According to the Fourth Amendment, The right of people to be secure in their persons, houses, papers, against unreasonable searches and seizures shall no be violated and no warrants shall issue, but upon reasonable cause supported by Oath or affirmation and particularly describing the place to be searched and the persons or things to be seized.
Protection from unreasonable searches and seizures requires police, if they have time to obtain a valid search warrant, issued by a magistrate after the police indicate under oath that they have probable cause to justify its issuance. Magistrates must perform this function in a neutral and detached manner and not serve merely as rubber stamps for the police. The warrant must specify the place to be searched and the things to be seizes. General search warrants are warrants that authorize police to search a particular place or person without limitation are unconstitutional. A search warrant is usually needed to search a person in any place he or she has an expectation of privacy that society is prepared to recognize as reasonable.
Police may make reasonable warrantless searches in public places if the officers have probable cause, or suspicion, that the person in question have committed or are about to commit crimes. No later than two days after making such an arrest the police must take the arrested person to a magistrate so that the magistrate can decide whether probable cause existed to justify a warrantless arrest of people in they own homes.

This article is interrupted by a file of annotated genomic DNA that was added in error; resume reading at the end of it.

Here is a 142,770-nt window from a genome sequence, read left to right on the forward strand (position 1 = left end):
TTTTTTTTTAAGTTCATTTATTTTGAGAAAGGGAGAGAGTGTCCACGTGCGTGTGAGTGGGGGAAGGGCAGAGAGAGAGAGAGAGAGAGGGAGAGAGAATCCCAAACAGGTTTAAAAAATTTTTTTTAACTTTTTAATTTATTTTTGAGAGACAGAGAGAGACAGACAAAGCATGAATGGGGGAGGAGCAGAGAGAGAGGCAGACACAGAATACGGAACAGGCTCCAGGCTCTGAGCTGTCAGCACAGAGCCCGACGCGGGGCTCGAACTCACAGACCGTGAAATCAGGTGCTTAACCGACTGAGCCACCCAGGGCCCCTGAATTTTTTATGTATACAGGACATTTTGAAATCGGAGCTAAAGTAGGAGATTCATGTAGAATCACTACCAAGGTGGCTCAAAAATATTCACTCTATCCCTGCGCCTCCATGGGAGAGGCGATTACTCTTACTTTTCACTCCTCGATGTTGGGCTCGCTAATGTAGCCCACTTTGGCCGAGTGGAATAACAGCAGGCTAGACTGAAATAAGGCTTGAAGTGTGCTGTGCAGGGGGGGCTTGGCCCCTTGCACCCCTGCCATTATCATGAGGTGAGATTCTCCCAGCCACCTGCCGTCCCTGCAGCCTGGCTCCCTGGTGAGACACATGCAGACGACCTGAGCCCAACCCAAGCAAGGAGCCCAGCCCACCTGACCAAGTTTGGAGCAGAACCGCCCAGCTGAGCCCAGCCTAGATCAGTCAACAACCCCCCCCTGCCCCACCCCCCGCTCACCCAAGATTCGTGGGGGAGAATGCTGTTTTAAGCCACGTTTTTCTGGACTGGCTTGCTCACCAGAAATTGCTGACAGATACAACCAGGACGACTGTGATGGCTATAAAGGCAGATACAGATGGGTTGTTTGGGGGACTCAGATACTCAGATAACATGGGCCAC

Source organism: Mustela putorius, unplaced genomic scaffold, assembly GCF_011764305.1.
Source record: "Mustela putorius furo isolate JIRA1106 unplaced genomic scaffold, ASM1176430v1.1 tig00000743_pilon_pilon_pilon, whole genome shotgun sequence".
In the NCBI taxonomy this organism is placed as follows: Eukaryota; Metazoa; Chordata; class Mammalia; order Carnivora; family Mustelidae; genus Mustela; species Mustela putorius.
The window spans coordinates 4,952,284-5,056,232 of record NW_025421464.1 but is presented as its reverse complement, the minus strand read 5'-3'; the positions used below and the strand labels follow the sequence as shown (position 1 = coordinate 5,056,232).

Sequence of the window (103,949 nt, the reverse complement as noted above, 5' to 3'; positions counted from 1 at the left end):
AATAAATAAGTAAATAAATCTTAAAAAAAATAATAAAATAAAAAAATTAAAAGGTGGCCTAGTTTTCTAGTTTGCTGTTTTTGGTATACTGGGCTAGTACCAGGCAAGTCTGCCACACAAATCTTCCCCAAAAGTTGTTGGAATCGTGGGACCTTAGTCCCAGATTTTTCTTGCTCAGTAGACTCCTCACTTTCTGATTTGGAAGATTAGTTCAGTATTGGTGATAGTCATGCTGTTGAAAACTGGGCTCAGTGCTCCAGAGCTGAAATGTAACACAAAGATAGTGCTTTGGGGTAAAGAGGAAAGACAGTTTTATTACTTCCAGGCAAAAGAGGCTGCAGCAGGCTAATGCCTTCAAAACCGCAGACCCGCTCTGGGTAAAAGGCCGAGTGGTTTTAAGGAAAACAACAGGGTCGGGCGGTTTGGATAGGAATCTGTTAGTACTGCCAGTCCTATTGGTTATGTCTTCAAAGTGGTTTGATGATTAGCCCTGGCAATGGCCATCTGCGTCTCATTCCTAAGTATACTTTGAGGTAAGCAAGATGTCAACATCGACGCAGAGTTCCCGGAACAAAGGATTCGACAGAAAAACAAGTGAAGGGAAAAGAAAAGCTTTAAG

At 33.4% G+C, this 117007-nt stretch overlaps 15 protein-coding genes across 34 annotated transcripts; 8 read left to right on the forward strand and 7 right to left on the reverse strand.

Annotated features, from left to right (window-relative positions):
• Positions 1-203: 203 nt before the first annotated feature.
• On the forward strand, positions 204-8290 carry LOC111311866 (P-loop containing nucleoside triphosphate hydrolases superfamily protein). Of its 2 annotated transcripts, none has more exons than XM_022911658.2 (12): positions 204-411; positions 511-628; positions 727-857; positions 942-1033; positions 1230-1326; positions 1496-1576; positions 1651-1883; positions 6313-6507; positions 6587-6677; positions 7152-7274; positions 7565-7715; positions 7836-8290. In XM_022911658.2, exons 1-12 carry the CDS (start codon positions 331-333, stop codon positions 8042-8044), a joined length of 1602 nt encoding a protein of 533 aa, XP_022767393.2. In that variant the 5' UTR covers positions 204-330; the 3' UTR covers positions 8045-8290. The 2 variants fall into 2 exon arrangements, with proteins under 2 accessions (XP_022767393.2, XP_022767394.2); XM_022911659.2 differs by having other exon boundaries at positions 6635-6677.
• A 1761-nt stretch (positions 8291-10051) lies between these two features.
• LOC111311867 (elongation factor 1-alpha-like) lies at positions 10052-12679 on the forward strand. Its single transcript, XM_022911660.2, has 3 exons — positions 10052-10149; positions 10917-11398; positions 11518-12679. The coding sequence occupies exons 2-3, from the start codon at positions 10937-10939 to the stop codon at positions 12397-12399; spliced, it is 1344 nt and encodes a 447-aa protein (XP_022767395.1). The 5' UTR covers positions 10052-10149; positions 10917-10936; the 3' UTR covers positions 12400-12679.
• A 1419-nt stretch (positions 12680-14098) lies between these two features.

The Fourth Amendment requires that a se
Under common law police officers apprehending a fleeing suspected felon can us weapons that might result in the felon's serious injury or even death. But the Fourth Amendment places substantial limits on the use of what is called deadly force. It is unconstitutional to shoot an apparently unarmed, fleeing suspected felon unless the officer has probable cause to believe that the suspect poses a significant threat of death or...
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